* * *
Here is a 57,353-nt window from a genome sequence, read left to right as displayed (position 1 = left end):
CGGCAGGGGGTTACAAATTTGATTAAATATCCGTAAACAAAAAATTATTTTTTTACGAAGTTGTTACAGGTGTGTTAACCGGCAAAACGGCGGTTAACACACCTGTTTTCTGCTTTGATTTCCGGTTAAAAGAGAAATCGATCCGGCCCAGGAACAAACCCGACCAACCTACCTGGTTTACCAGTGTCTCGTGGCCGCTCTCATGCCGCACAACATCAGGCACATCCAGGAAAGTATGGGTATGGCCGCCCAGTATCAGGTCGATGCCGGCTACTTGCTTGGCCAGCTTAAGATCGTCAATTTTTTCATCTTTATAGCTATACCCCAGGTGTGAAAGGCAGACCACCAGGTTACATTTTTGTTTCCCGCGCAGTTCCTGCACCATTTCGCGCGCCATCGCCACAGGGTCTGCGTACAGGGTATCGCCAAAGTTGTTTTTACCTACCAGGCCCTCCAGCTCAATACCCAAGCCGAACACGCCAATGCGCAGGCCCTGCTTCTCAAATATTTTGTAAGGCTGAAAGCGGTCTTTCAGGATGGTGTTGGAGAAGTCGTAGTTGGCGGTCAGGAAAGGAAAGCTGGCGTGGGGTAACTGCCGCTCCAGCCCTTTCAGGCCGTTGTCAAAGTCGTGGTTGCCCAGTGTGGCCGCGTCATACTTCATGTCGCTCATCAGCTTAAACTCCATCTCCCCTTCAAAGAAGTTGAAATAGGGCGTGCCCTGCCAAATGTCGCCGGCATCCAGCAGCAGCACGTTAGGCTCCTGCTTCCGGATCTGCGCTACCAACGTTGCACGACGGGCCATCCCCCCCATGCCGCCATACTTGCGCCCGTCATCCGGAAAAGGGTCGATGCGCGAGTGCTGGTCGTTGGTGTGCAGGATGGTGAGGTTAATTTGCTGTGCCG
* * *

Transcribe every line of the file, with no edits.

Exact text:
Here is a 57,353-nt window from a genome sequence, read left to right as displayed (position 1 = left end):
CGGCAGGGGGTTACAAATTTGATTAAATATCCGTAAACAAAAAATTATTTTTTTACGAAGTTGTTACAGGTGTGTTAACCGGCAAAACGGCGGTTAACACACCTGTTTTCTGCTTTGATTTCCGGTTAAAAGAGAAATCGATCCGGCCCAGGAACAAACCCGACCAACCTACCTGGTTTACCAGTGTCTCGTGGCCGCTCTCATGCCGCACAACATCAGGCACATCCAGGAAAGTATGGGTATGGCCGCCCAGTATCAGGTCGATGCCGGCTACTTGCTTGGCCAGCTTAAGATCGTCAATTTTTTCATCTTTATAGCTATACCCCAGGTGTGAAAGGCAGACCACCAGGTTACATTTTTGTTTCCCGCGCAGTTCCTGCACCATTTCGCGCGCCATCGCCACAGGGTCTGCGTACAGGGTATCGCCAAAGTTGTTTTTACCTACCAGGCCCTCCAGCTCAATACCCAAGCCGAACACGCCAATGCGCAGGCCCTGCTTCTCAAATATTTTGTAAGGCTGAAAGCGGTCTTTCAGGATGGTGTTGGAGAAGTCGTAGTTGGCGGTCAGGAAAGGAAAGCTGGCGTGGGGTAACTGCCGCTCCAGCCCTTTCAGGCCGTTGTCAAAGTCGTGGTTGCCCAGTGTGGCCGCGTCATACTTCATGTCGCTCATCAGCTTAAACTCCATCTCCCCTTCAAAGAAGTTGAAATAGGGCGTGCCCTGCCAAATGTCGCCGGCATCCAGCAGCAGCACGTTAGGCTCCTGCTTCCGGATCTGCGCTACCAACGTTGCACGACGGGCCATCCCCCCCATGCCGCCATACTTGCGCCCGTCATCCGGAAAAGGGTCGATGCGCGAGTGCTGGTCGTTGGTGTGCAGGATGGTGAGGTTAATTTGCTGTGCCG